I have studied Christian Science all my adult life and the teachings are effective in meeting my health care needs. I paid premiums during working years for company sponsored medical insurance. Since retirement I have paid Medicare premiums. Payment of these premiums does not negate my core religious beliefs or my understanding of the Bible and the teachings of Christian Science. The payment of premiums does not effect my ability to practice my religious beliefs. The writer, Ron Meyers, makes a false argument.

  6. Joan Levitt permalink
    March 31, 2012 11:18 am

    I guess people are assuming the author of the article, Ron, is of a certain age and of a certain political persuasion. People replying are chastising him for taking a leaning political stance when in essence supporting the PPACA is also taking a leaning political stance. As a class taught student of CS for nearly 30 years ( since the trend is to proclaim our grounding in CS), I feel the government shouldn’t make me buy health insurance.( My choice to buy health insurance is not my government’s nor my church’s business). It is medicalizing our society (can it get anymore medical?). The Health Insurance industry needs reform, so do drug manufacturers, how about wrongful lawsuits against doctors and rampant fraud for benefits? Does the PPACA address those issues? Do the legislators even know what’s in this mega- paged bill? Is it economically sound? Is the PPAXA a well thought out, bipartisan solution?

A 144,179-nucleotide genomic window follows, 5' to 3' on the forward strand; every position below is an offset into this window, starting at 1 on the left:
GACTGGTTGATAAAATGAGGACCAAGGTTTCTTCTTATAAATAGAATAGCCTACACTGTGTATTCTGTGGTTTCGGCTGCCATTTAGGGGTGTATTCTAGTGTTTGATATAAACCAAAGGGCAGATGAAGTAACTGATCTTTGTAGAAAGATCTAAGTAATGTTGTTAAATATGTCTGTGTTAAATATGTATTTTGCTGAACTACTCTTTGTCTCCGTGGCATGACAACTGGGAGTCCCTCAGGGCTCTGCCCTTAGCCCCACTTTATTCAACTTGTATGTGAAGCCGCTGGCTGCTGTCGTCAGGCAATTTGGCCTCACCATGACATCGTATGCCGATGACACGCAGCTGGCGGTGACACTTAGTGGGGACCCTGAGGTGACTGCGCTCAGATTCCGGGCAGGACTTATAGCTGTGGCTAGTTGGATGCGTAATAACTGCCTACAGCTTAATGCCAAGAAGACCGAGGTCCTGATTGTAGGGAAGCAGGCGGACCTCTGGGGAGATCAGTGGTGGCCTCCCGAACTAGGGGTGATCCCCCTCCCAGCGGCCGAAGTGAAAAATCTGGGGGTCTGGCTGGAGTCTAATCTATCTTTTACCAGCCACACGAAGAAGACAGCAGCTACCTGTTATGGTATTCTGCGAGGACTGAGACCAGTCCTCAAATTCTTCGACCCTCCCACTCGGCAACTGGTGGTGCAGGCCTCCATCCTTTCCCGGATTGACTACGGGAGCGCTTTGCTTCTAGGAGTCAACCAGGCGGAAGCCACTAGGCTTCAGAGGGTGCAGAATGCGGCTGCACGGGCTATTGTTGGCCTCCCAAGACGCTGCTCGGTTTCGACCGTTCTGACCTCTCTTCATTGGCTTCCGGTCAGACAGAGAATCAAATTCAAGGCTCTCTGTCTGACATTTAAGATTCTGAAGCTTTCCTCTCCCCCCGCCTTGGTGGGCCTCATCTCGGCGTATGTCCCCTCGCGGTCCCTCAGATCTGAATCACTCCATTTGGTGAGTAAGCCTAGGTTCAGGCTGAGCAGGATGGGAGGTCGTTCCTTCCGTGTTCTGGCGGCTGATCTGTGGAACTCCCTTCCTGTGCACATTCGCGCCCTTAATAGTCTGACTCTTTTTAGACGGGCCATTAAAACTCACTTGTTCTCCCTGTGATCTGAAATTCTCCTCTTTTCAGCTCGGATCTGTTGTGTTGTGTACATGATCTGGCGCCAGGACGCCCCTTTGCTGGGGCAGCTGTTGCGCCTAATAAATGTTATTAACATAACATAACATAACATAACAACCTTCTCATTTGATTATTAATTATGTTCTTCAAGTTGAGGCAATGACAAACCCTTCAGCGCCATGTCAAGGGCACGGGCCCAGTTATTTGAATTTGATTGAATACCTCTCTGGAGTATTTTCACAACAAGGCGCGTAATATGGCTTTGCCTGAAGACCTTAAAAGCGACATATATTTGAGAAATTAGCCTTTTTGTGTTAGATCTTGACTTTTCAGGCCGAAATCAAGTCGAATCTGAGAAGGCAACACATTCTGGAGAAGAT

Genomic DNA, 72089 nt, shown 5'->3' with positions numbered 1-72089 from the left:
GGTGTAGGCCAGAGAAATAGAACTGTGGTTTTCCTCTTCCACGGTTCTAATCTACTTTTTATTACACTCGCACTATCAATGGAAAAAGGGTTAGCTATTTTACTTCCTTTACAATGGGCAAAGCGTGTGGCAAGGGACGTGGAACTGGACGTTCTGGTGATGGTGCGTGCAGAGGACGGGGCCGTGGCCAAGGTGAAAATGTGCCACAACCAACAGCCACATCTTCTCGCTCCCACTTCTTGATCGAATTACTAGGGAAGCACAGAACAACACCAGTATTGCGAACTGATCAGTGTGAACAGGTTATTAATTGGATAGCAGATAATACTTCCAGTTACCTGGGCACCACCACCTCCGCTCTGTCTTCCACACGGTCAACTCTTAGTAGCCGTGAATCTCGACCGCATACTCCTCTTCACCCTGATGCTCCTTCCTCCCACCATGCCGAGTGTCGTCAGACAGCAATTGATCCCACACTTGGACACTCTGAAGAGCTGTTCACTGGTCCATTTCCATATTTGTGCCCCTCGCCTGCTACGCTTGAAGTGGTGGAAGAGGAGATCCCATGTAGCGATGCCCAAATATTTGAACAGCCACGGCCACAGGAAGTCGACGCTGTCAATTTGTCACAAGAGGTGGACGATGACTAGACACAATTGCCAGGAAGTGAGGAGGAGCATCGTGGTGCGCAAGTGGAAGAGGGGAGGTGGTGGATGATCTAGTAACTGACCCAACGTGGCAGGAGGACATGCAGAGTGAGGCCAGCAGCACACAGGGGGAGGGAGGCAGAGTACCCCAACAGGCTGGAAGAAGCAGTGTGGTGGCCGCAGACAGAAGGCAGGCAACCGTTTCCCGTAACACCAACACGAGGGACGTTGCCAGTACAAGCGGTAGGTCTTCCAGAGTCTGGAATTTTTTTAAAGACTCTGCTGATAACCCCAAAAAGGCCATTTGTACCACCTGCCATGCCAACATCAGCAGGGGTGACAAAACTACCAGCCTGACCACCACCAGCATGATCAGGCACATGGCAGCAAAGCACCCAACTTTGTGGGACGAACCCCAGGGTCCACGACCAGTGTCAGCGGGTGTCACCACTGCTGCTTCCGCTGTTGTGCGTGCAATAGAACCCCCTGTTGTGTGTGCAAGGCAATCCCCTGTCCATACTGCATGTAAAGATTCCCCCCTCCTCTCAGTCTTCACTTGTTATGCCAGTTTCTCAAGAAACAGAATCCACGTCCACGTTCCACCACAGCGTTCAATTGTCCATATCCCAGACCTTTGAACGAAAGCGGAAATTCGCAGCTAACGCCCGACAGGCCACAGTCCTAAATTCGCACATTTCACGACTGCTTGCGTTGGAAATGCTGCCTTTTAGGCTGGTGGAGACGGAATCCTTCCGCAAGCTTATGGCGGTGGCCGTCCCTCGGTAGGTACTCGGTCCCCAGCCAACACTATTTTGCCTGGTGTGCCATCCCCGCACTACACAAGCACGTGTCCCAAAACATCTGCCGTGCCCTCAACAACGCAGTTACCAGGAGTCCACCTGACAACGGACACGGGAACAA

This is really a political argument. It’s polarizing and a complex, difficult issue. Many people feel it is being forced upon them and not the wisest way to provide healthcare to people who need it. We all have differing leanings & political stances. There’s no wrong or right here because it’s a relative situation. Let’s get back to praying and knowing that Love will lead the way to a principled and harmonious working out of this mess.

    • Colin Treworgy permalink
      April 3, 2012 9:10 pm

      Hi Joan! The insurance mandate has the unfortunate effect of making Christian Scientists feel like they are merely being forced to buy something they don’t want to use. The purpose of the insurance mandate isn’t to make CS use medical care, but rather to broaden the pool of those covered and thereby lower costs for all. The alternative to the mandate is higher taxes. Which alternative is better? I tend to favor the insurance mandate because it gives each individual some choice about what they buy vs a tax which gives you no choice at all. What Christian Scientists need to focus on is getting insurance companies to include coverage of CS treatment and care facilities, then it is a win-win situation for everyone.

  7. Janet Jones permalink
    March 31, 2012 2:37 pm